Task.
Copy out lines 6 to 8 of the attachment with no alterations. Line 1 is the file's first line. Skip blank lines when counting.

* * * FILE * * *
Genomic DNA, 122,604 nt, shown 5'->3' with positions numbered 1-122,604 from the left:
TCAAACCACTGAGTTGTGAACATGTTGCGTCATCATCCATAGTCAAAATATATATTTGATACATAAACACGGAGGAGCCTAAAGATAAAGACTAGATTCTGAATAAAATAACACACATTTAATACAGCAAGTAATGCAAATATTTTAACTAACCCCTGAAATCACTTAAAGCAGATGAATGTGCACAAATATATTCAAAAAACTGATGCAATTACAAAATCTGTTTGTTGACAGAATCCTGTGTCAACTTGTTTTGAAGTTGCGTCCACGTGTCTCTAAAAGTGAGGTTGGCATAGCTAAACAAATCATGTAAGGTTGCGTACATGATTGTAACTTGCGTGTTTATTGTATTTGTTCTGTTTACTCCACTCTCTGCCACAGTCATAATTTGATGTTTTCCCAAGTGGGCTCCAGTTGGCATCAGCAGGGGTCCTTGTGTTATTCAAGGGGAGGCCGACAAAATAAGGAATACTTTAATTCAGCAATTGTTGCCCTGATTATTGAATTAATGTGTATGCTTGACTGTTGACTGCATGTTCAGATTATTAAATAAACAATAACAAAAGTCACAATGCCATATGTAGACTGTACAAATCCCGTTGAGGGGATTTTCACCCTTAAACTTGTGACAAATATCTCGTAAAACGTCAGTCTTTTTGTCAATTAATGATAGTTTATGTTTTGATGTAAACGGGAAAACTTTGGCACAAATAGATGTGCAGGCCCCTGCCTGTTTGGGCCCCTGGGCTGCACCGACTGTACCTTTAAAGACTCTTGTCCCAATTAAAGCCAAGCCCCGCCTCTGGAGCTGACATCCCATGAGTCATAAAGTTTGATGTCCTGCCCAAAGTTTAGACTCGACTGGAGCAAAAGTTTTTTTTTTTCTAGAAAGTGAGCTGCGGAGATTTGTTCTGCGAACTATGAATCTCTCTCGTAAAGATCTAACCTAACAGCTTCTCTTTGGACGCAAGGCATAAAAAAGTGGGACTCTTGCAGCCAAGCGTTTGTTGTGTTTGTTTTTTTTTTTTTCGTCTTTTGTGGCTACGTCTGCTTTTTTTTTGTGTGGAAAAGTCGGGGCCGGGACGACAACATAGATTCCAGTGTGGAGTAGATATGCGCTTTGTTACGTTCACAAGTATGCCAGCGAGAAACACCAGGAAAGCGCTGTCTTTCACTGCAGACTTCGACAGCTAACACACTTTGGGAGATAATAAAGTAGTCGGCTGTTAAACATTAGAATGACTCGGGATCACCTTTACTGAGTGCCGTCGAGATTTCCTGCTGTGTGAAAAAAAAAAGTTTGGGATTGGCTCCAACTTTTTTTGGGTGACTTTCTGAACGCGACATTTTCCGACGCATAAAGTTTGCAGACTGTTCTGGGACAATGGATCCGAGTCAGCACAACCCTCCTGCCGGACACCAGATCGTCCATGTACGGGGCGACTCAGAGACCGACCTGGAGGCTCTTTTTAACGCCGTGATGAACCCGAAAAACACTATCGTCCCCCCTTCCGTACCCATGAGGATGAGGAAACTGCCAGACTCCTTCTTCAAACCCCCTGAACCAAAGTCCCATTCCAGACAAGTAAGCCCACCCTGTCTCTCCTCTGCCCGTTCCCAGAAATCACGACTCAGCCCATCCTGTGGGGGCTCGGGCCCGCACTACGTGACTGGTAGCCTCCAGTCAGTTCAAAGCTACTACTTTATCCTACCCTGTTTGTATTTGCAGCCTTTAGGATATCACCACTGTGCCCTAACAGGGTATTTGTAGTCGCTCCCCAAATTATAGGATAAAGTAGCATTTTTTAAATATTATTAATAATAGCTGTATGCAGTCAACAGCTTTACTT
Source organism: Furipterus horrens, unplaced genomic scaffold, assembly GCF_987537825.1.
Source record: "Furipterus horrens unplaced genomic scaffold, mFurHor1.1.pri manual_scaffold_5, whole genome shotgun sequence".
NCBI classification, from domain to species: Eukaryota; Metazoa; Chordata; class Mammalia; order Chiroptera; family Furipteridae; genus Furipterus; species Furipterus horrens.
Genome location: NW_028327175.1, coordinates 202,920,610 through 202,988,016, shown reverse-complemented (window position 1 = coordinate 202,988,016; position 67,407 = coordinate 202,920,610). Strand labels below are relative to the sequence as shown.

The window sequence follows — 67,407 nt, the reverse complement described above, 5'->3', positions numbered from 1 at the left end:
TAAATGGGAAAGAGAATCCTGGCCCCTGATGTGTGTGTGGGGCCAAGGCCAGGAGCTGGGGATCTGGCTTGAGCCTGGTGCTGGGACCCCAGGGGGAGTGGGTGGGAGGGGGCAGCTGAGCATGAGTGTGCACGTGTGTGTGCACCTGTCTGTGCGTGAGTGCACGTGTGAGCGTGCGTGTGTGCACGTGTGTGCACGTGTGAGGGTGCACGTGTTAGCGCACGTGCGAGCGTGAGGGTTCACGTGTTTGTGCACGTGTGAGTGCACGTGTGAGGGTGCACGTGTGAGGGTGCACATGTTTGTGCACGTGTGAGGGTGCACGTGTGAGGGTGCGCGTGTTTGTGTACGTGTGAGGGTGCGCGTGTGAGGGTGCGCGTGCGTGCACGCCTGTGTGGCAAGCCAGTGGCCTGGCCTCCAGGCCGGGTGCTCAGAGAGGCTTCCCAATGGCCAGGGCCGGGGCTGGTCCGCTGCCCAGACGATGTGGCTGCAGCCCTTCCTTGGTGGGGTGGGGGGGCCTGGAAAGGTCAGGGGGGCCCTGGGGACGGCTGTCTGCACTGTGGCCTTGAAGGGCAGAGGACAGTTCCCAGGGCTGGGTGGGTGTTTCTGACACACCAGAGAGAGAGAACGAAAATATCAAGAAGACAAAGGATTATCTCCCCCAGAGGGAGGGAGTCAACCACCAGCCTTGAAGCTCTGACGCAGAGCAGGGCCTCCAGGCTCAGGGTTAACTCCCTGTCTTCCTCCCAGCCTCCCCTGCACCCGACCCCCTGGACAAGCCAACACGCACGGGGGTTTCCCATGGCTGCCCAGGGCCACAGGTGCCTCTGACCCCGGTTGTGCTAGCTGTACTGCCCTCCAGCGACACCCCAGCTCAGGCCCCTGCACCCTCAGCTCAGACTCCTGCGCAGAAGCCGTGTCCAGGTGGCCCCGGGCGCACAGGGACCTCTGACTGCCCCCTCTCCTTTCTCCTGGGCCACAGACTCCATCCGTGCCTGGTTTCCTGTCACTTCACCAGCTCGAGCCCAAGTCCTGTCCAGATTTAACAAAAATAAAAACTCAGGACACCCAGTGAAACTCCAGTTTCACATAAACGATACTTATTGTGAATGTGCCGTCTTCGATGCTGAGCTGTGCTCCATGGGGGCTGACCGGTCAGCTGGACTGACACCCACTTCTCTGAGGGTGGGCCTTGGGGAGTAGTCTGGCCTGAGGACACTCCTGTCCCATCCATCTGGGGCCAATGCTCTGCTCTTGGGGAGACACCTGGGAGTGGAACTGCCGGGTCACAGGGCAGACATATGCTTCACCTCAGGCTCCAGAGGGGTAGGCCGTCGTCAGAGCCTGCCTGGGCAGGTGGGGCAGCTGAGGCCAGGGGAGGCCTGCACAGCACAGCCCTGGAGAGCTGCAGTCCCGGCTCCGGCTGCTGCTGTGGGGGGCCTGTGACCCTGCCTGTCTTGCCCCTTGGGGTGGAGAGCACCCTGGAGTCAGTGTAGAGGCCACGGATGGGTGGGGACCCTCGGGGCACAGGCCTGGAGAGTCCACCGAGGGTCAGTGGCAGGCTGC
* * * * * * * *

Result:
Genome location: NW_028327175.1, coordinates 202,920,610 through 202,988,016, shown reverse-complemented (window position 1 = coordinate 202,988,016; position 67,407 = coordinate 202,920,610). Strand labels below are relative to the sequence as shown.

The window sequence follows — 67,407 nt, the reverse complement described above, 5'->3', positions numbered from 1 at the left end:
TAAATGGGAAAGAGAATCCTGGCCCCTGATGTGTGTGTGGGGCCAAGGCCAGGAGCTGGGGATCTGGCTTGAGCCTGGTGCTGGGACCCCAGGGGGAGTGGGTGGGAGGGGGCAGCTGAGCATGAGTGTGCACGTGTGTGTGCACCTGTCTGTGCGTGAGTGCACGTGTGAGCGTGCGTGTGTGCACGTGTGTGCACGTGTGAGGGTGCACGTGTTAGCGCACGTGCGAGCGTGAGGGTTCACGTGTTTGTGCACGTGTGAGTGCACGTGTGAGGGTGCACGTGTGAGGGTGCACATGTTTGTGCACGTGTGAGGGTGCACGTGTGAGGGTGCGCGTGTTTGTGTACGTGTGAGGGTGCGCGTGTGAGGGTGCGCGTGCGTGCACGCCTGTGTGGCAAGCCAGTGGCCTGGCCTCCAGGCCGGGTGCTCAGAGAGGCTTCCCAATGGCCAGGGCCGGGGCTGGTCCGCTGCCCAGACGATGTGGCTGCAGCCCTTCCTTGGTGGGGTGGGGGGGCCTGGAAAGGTCAGGGGGGCCCTGGGGACGGCTGTCTGCACTGTGGCCTTGAAGGGCAGAGGACAGTTCCCAGGGCTGGGTGGGTGTTTCTGACACACCAGAGAGAGAGAACGAAAATATCAAGAAGACAAAGGATTATCTCCCCCAGAGGGAGGGAGTCAACCACCAGCCTTGAAGCTCTGACGCAGAGCAGGGCCTCCAGGCTCAGGGTTAACTCCCTGTCTTCCTCCCAGCCTCCCCTGCACCCGACCCCCTGGACAAGCCAACACGCACGGGGGTTTCCCATGGCTGCCCAGGGCCACAGGTGCCTCTGACCCCGGTTGTGCTAGCTGTACTGCCCTCCAGCGACACCCCAGCTCAGGCCCCTGCACCCTCAGCTCAGACTCCTGCGCAGAAGCCGTGTCCAGGTGGCCCCGGGCGCACAGGGACCTCTGACTGCCCCCTCTCCTTTCTCCTGGGCCACAGACTCCATCCGTGCCTGGTTTCCTGTCACTTCACCAGCTCGAGCCCAAGTCCTGTCCAGATTTAACAAAAATAAAAACTCAGGACACCCAGTGAAACTCCAGTTTCACATAAACGATACTTATTGTGAATGTGCCGTCTTCGATGCTGAGCTGTGCTCCATGGGGGCTGACCGGTCAGCTGGACTGACACCCACTTCTCTGAGGGTGGGCCTTGGGGAGTAGTCTGGCCTGAGGACACTCCTGTCCCATCCATCTGGGGCCAATGCTCTGCTCTTGGGGAGACACCTGGGAGTGGAACTGCCGGGTCACAGGGCAGACATATGCTTCACCTCAGGCTCCAGAGGGGTAGGCCGTCGTCAGAGCCTGCCTGGGCAGGTGGGGCAGCTGAGGCCAGGGGAGGCCTGCACAGCACAGCCCTGGAGAGCTGCAGTCCCGGCTCCGGCTGCTGCTGTGGGGGGCCTGTGACCCTGCCTGTCTTGCCCCTTGGGGTGGAGAGCACCCTGGAGTCAGTGTAGAGGCCACGGATGGGTGGGGACCCTCGGGGCACAGGCCTGGAGAGTCCACCGAGGGTCAGTGGCAGGCTGC